3. Return on design is obvious. A company turns to art when it has no other differentiator. Brand is a matter of commoditization. It helps before commoditization, but it becomes essentail after commoditization. Without art, the company would die.

    If you could depreciate products on the basis of the last time they differentiated themselves and the length of time that the differentiation held or earned a premium, you could easily see that other offer elements like design were earning their keep.

    Return on design is obvious in the economically indifferent outcomes. If you are earning more since you went art, then blame it on art. It’s pretty hard for some founders, if they are still around, to let art be the winner, but it is a phase specific issue. It is not always the answer. Nor, does it necessarily hold for long.

    The brand dependent company is also promo spend dependent. Eventually, even art is copied, so it ceases to differentiate.

    1. Hey David, thanks for chiming in. One of the downsides of ascii is that it can be hard to pick up the tone of someone’s comments. I apologize, but I’m just not quite picking up what you’re throwing down.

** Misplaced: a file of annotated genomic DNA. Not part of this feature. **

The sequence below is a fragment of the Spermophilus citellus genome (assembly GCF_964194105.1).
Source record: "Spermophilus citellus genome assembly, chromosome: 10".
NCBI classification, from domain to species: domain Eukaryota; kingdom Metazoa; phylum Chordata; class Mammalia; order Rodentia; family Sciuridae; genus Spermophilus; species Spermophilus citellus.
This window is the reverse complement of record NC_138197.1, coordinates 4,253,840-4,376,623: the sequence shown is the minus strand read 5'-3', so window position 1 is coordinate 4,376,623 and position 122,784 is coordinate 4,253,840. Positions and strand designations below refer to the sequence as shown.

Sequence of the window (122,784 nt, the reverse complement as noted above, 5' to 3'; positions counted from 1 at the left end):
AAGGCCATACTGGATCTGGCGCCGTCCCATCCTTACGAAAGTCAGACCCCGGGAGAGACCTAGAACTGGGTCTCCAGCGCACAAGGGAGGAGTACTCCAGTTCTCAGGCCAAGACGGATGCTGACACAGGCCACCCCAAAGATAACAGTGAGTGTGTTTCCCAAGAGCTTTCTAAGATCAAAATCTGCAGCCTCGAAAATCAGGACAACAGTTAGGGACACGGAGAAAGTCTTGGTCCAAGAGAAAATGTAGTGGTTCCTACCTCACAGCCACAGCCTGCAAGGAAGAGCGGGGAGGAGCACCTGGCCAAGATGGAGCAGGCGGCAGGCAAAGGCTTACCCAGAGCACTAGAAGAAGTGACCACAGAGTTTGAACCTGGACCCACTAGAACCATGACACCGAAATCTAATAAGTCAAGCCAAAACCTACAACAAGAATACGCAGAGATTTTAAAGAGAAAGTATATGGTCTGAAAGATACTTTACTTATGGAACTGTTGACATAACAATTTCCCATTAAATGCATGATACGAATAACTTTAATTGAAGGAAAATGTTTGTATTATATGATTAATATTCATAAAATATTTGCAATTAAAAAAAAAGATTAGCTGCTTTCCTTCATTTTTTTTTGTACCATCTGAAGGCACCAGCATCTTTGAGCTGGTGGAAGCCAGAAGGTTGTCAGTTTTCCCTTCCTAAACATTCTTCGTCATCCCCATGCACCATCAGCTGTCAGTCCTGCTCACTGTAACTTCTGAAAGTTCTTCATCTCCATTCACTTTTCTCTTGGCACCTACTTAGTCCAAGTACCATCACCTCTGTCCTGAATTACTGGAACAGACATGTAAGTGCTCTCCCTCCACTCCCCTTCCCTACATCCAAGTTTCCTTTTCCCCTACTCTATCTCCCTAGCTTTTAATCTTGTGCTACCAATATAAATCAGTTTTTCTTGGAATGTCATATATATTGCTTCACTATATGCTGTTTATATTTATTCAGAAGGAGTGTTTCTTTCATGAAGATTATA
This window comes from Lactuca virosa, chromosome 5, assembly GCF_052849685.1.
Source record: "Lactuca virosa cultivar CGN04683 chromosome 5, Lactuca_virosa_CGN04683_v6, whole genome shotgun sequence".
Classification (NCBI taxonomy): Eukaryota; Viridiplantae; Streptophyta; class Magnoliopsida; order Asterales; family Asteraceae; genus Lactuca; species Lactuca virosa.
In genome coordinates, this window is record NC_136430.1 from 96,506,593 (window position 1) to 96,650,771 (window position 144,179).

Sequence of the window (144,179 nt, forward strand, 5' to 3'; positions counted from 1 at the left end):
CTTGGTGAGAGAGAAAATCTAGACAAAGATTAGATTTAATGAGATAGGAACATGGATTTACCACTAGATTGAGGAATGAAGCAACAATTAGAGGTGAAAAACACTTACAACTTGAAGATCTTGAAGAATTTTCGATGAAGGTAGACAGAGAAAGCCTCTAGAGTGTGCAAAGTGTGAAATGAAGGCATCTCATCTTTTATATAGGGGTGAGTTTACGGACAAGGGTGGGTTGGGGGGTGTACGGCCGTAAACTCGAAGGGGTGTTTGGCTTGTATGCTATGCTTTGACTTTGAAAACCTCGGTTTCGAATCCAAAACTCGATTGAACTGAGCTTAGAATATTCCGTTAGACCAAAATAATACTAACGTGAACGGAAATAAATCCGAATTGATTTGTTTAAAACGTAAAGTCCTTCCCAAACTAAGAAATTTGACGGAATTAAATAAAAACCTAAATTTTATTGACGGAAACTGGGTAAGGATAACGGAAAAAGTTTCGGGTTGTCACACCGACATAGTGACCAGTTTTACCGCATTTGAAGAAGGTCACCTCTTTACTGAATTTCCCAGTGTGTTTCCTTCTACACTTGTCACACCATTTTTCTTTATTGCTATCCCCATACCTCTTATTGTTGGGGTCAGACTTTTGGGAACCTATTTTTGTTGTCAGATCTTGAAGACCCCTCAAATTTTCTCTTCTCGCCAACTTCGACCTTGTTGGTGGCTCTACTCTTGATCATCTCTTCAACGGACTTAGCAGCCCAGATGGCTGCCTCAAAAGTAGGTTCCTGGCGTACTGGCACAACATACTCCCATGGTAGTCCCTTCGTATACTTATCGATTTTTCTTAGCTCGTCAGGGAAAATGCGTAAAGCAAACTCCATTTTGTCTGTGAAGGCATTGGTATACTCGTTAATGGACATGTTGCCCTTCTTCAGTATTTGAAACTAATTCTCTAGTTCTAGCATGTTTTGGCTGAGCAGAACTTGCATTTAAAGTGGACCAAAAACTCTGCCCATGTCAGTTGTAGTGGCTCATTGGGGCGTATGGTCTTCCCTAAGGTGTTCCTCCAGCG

Do you see this design-ROI discussion purely as “payback for art” aka “make it pretty and I’ll give you a dollar?” I ask because it seems like the argument you’re making is that “making it pretty has value, but that value is subordinate to everything else.”

      If so, then totally my bad – I’m really trying to talk about all of the elements of design from aesthetics to affordances to information architecture to usability. I was trying to make a much bigger point, and I guess I didn’t.

  4. One of the fun things about revisiting an article after 18 months is that you get to look at your examples and anecdotes from a fresh perspective. In the article above, I called out the “buy it now” button on eBay as a design element that positively affected eBay.

    While that may have been true in the short term, there is a perception now is that this may have been when eBay jumped the shark. The “buy it now” button, while having that immediate effect on auctions, also had the unintended (?) consequence of allowing people to force a storefront square-peg through an auction-site round hole. Many auctions look like an online shopping mall, where the auction-dynamics are overwhelmed by the mall-perception.

    Will eBay win versus craigslist for people who still want that “auction experience?”